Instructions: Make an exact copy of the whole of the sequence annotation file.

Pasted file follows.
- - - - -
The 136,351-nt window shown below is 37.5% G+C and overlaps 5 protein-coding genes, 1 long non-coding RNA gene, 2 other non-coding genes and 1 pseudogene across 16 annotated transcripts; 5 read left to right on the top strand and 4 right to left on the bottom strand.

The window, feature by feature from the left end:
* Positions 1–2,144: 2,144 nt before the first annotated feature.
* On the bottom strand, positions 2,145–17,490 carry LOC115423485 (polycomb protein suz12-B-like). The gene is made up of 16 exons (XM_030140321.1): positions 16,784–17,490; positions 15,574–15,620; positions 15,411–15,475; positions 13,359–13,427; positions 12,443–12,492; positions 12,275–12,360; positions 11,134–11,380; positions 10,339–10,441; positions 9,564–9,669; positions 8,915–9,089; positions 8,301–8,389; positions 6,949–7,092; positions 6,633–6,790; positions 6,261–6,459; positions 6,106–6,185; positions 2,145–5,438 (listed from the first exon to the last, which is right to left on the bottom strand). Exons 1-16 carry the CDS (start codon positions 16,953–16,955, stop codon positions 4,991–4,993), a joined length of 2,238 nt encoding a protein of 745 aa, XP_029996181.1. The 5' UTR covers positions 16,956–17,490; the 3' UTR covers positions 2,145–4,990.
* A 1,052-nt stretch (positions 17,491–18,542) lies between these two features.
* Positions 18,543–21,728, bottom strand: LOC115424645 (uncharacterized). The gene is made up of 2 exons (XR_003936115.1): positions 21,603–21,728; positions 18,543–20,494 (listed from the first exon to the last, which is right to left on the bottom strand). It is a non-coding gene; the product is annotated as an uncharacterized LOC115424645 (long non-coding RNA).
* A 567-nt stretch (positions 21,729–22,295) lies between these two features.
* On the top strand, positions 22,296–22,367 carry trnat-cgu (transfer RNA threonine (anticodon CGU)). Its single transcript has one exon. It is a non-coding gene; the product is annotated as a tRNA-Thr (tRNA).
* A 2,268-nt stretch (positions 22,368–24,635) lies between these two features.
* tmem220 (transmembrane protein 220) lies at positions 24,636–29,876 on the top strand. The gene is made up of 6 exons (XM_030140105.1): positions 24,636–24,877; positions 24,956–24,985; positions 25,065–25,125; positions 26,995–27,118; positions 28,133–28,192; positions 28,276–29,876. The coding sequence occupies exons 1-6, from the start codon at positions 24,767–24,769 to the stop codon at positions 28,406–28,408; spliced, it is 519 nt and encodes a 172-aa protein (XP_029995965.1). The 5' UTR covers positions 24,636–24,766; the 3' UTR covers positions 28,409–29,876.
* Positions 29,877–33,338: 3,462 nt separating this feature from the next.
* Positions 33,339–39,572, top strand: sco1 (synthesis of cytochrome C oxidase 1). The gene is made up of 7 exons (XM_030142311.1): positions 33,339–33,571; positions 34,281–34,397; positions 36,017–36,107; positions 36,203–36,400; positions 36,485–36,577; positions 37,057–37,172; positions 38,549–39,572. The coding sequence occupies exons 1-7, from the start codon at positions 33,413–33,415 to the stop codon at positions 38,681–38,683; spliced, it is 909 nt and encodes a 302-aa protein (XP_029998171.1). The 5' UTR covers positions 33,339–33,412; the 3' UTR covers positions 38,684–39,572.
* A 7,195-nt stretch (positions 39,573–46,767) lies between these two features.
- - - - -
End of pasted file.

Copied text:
The 136,351-nt window shown below is 37.5% G+C and overlaps 5 protein-coding genes, 1 long non-coding RNA gene, 2 other non-coding genes and 1 pseudogene across 16 annotated transcripts; 5 read left to right on the top strand and 4 right to left on the bottom strand.

The window, feature by feature from the left end:
* Positions 1–2,144: 2,144 nt before the first annotated feature.
* On the bottom strand, positions 2,145–17,490 carry LOC115423485 (polycomb protein suz12-B-like). The gene is made up of 16 exons (XM_030140321.1): positions 16,784–17,490; positions 15,574–15,620; positions 15,411–15,475; positions 13,359–13,427; positions 12,443–12,492; positions 12,275–12,360; positions 11,134–11,380; positions 10,339–10,441; positions 9,564–9,669; positions 8,915–9,089; positions 8,301–8,389; positions 6,949–7,092; positions 6,633–6,790; positions 6,261–6,459; positions 6,106–6,185; positions 2,145–5,438 (listed from the first exon to the last, which is right to left on the bottom strand). Exons 1-16 carry the CDS (start codon positions 16,953–16,955, stop codon positions 4,991–4,993), a joined length of 2,238 nt encoding a protein of 745 aa, XP_029996181.1. The 5' UTR covers positions 16,956–17,490; the 3' UTR covers positions 2,145–4,990.
* A 1,052-nt stretch (positions 17,491–18,542) lies between these two features.
* Positions 18,543–21,728, bottom strand: LOC115424645 (uncharacterized). The gene is made up of 2 exons (XR_003936115.1): positions 21,603–21,728; positions 18,543–20,494 (listed from the first exon to the last, which is right to left on the bottom strand). It is a non-coding gene; the product is annotated as an uncharacterized LOC115424645 (long non-coding RNA).
* A 567-nt stretch (positions 21,729–22,295) lies between these two features.
* On the top strand, positions 22,296–22,367 carry trnat-cgu (transfer RNA threonine (anticodon CGU)). Its single transcript has one exon. It is a non-coding gene; the product is annotated as a tRNA-Thr (tRNA).
* A 2,268-nt stretch (positions 22,368–24,635) lies between these two features.
* tmem220 (transmembrane protein 220) lies at positions 24,636–29,876 on the top strand. The gene is made up of 6 exons (XM_030140105.1): positions 24,636–24,877; positions 24,956–24,985; positions 25,065–25,125; positions 26,995–27,118; positions 28,133–28,192; positions 28,276–29,876. The coding sequence occupies exons 1-6, from the start codon at positions 24,767–24,769 to the stop codon at positions 28,406–28,408; spliced, it is 519 nt and encodes a 172-aa protein (XP_029995965.1). The 5' UTR covers positions 24,636–24,766; the 3' UTR covers positions 28,409–29,876.
* Positions 29,877–33,338: 3,462 nt separating this feature from the next.
* Positions 33,339–39,572, top strand: sco1 (synthesis of cytochrome C oxidase 1). The gene is made up of 7 exons (XM_030142311.1): positions 33,339–33,571; positions 34,281–34,397; positions 36,017–36,107; positions 36,203–36,400; positions 36,485–36,577; positions 37,057–37,172; positions 38,549–39,572. The coding sequence occupies exons 1-7, from the start codon at positions 33,413–33,415 to the stop codon at positions 38,681–38,683; spliced, it is 909 nt and encodes a 302-aa protein (XP_029998171.1). The 5' UTR covers positions 33,339–33,412; the 3' UTR covers positions 38,684–39,572.
* A 7,195-nt stretch (positions 39,573–46,767) lies between these two features.